The Iraqi government cut autonomous Kurdistan’s direct air links with the outside world indefinitely on Friday, partially isolating the northern region after it voted a massive “yes” in an independence referendum.
The move increases the pressure on the Iraqi Kurds amid soaring regional tensions following Monday’s non-binding but deeply contentious vote.
Washington said it did not recognise the “unilateral” referendum and urged all parties to reject the use of force and engage in dialogue.
“The vote and the results lack legitimacy and we continue to support a united, federal, democratic and prosperous Iraq,” US Secretary of State Rex Tillerson said in a statement.
The central government in Baghdad had ordered the halt to all foreign flights to and from the autonomous Kurdish region from 6:00pm (1500 GMT) on Friday.
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Foreigners scrambled to fly out of the region’s capital Arbil and its second largest city Sulaimaniyah before the ban took effect.
Iraqi Kurdish transport minister Mawlud Bawa Murad told AFP at Arbil airport that the ban would “negatively impact all international businesses in the Kurdistan region, in addition to all civilians, from all nations”.
It would “negatively impact our daily life,” he said. “We will do our best to find a viable alternative, or succeed to bring back international flights.”
Arbil is a key gateway for humanitarian aid workers helping Iraqis affected by the battle against the Islamic State group (IS).
Washington said earlier it would be willing to facilitate talks between the Iraqi Kurdish authorities and Baghdad to calm escalating tensions over the 92 per cent “yes” vote.
Neighbouring Turkey and Iran also strongly opposed the vote, fearing it would inflame the separatist aspirations of their own sizeable Kurdish populations.
Ankara has threatened a series of measures including blocking lifeline oil exports from the region via Turkey.
The Kurds, whose borders with Turkey, Iran and Syria remain open, have condemned the flight suspension as “collective punishment”.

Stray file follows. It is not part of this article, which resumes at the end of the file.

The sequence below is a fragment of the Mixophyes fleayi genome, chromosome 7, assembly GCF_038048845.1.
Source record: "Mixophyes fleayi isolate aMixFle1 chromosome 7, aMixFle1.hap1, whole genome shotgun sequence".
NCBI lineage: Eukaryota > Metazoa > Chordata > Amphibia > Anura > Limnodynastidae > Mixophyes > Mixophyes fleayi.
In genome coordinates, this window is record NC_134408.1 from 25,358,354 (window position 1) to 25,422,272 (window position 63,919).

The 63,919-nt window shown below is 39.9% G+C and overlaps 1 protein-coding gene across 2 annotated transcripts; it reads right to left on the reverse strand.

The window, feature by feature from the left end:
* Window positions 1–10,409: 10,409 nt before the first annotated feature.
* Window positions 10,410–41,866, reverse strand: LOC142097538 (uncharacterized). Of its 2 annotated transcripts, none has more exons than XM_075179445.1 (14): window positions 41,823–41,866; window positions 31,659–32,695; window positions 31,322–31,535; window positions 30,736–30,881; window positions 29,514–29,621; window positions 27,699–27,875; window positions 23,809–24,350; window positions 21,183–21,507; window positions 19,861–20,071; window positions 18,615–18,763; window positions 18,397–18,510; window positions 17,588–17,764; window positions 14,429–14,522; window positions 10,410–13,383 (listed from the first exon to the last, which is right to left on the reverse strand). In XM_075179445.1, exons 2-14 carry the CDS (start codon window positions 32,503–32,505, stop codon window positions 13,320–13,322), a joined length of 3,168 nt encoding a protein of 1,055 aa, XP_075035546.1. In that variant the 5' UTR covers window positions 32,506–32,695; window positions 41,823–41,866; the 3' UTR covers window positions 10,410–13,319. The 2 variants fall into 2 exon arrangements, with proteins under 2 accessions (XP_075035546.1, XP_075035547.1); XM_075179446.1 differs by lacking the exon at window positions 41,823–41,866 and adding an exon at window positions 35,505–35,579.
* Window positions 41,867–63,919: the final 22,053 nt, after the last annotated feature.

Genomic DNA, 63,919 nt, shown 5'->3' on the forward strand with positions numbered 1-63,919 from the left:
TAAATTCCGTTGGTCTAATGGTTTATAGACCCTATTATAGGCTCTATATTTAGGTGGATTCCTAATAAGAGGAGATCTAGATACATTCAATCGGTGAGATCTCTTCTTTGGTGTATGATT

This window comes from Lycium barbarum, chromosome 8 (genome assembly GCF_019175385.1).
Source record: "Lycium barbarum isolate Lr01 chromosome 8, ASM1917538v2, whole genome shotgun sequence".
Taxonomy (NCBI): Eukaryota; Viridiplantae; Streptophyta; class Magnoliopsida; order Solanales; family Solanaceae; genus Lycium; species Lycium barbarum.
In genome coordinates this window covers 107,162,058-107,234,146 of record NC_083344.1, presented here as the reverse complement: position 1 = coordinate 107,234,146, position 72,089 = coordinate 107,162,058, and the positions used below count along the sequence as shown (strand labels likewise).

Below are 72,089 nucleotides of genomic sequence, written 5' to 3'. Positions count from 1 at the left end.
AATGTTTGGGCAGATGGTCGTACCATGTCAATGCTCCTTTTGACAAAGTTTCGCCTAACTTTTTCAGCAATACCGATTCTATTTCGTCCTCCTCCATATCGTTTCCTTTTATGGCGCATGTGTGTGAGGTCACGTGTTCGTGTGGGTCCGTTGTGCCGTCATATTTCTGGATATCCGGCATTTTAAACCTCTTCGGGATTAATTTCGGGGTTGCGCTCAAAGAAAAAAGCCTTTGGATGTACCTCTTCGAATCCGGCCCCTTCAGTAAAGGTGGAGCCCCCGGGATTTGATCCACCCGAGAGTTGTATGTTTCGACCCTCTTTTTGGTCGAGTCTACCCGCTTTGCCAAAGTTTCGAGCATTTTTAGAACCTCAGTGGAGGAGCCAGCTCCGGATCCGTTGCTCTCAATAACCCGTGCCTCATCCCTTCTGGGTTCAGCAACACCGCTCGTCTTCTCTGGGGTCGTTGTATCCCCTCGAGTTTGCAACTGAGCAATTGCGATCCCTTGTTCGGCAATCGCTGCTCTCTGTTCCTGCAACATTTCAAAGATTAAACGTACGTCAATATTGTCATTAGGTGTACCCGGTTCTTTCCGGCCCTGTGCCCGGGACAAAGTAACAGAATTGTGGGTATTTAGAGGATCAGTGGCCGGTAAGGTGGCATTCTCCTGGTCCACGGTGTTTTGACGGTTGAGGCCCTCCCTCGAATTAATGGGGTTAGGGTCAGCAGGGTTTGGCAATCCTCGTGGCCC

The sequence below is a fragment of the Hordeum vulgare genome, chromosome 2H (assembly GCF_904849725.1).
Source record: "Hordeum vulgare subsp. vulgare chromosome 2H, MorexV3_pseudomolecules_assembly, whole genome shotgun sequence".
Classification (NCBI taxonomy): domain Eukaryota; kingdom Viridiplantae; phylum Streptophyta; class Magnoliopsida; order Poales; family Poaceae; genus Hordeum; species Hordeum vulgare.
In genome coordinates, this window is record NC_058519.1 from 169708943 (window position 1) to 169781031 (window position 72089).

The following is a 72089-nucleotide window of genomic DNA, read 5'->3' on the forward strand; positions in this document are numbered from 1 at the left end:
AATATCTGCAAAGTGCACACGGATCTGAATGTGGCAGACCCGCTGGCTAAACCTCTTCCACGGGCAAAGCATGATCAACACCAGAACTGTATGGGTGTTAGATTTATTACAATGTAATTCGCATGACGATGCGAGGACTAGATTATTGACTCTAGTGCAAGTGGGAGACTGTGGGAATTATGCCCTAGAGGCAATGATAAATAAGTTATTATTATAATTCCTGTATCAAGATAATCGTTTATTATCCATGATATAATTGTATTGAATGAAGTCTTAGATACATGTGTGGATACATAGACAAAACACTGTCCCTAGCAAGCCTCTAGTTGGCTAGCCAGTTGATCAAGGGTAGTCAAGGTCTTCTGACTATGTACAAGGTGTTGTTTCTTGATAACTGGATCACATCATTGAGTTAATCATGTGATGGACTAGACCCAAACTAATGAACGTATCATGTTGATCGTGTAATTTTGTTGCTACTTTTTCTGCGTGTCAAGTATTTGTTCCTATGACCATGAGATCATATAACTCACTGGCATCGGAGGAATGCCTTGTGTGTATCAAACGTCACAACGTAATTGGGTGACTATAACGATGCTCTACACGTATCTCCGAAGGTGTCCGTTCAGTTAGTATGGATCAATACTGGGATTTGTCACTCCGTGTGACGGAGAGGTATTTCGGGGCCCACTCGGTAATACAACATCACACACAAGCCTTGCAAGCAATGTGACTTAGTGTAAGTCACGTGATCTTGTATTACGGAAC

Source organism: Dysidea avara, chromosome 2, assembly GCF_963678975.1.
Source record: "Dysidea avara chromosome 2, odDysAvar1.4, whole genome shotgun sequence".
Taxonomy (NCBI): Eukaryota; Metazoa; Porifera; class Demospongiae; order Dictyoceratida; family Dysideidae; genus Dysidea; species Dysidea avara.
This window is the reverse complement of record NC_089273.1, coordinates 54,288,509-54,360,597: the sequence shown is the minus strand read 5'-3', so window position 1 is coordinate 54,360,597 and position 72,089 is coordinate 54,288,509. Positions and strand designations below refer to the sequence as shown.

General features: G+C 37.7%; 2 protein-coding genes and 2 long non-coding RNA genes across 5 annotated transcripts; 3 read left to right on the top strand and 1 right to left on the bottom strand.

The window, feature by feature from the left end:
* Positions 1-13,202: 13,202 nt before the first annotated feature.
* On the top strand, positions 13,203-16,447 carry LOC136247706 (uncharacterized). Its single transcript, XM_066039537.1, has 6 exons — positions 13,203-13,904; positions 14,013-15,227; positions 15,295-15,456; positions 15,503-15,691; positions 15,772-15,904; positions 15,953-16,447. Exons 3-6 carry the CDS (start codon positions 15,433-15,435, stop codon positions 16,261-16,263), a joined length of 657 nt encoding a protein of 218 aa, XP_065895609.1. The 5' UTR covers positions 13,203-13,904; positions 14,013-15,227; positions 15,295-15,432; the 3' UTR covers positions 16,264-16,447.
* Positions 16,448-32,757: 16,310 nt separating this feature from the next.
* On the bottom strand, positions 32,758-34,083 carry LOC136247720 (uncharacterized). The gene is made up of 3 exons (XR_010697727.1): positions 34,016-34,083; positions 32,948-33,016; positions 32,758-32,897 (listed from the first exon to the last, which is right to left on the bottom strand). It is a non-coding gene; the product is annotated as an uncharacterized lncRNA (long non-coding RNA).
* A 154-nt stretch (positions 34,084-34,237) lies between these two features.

Iraq’s Prime Minister Haider al-Abadi said it was not “punishment” but a legal measure that would be reversed if the transport authority was transferred to Baghdad in line with the Iraqi constitution.
The ban saw people, many of them foreigners, flock to Arbil airport to avoid being stranded.
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Kurds rush back
Iraqi Kurdistan is home to a large international community, most of whom enter on a visa issued by the regional authorities that is not recognised by the central government, so they cannot travel elsewhere in Iraq.
On Friday, around 100 passengers waited eagerly for their planes in Arbil, where the last flight out was to Vienna at 4 pm.
“We were supposed to go back to Brazil next Saturday but we rescheduled our flight,” said Isidoro Junior, a 32-year-old volunteer for an NGO providing medical assistance to Iraqis displaced by the war against IS.
The director of Arbil airport, Talar Faiq Salih said humanitarian, military and diplomatic flights were excluded from the ban.
Earlier, the UN humanitarian office OCHA said it was working to ensure aid could continue to reach tens of thousands of needy Iraqis.
In Sulaimaniyah, foreigners and others needing to leave sped to the airport before the ban took effect, while Kurds who were abroad for business or tourism rushed home.
“There have been masses of people for two days,” said airport spokesman Dana Mohammad Said, adding that the airport remained open for domestic flights.
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Grand Ayatollah Ali al-Sistani, Iraq’s highest Shiite religious authority, called for all sides “to abide by the Iraqi constitution and to appeal to High Federal Court to solve the Kurdistan crisis”.
“The latest political developments should not have a negative impact on the strong relationship between sons of the homeland, Arabs, Turkmen, Kurds and others,” his representative said.
Washington said it would be prepared to “help facilitate a conversation” between Arbil and Baghdad.
“We would like to see some calm on all sides,” US State Department spokeswoman Heather Nauert said, noting that the US had opposed the referendum “because we thought it would be destabilising”.
On Thursday, the spokesman for the international coalition fighting IS in Iraq and neighbouring Syria said the referendum had taken focus away from the war against the jihadists.
French President Emmanuel Macron invited al-Abadi to visit Paris on October 5 to discuss the referendum and offered France’s help in calming tensions.
“Faced with the priority of fighting Daesh and the stabilisation of Iraq, Iraqis must remain united,” the presidency said in a statement, using another name for IS.
Iraqi forces meanwhile launched an assault on the northern town of Hawija, one of the last IS bastions in the country along with a stretch of the Euphrates Valley near the border with Syria.
Kurdish forces have been key allies in US-backed offensives against IS in both Syria and Iraq.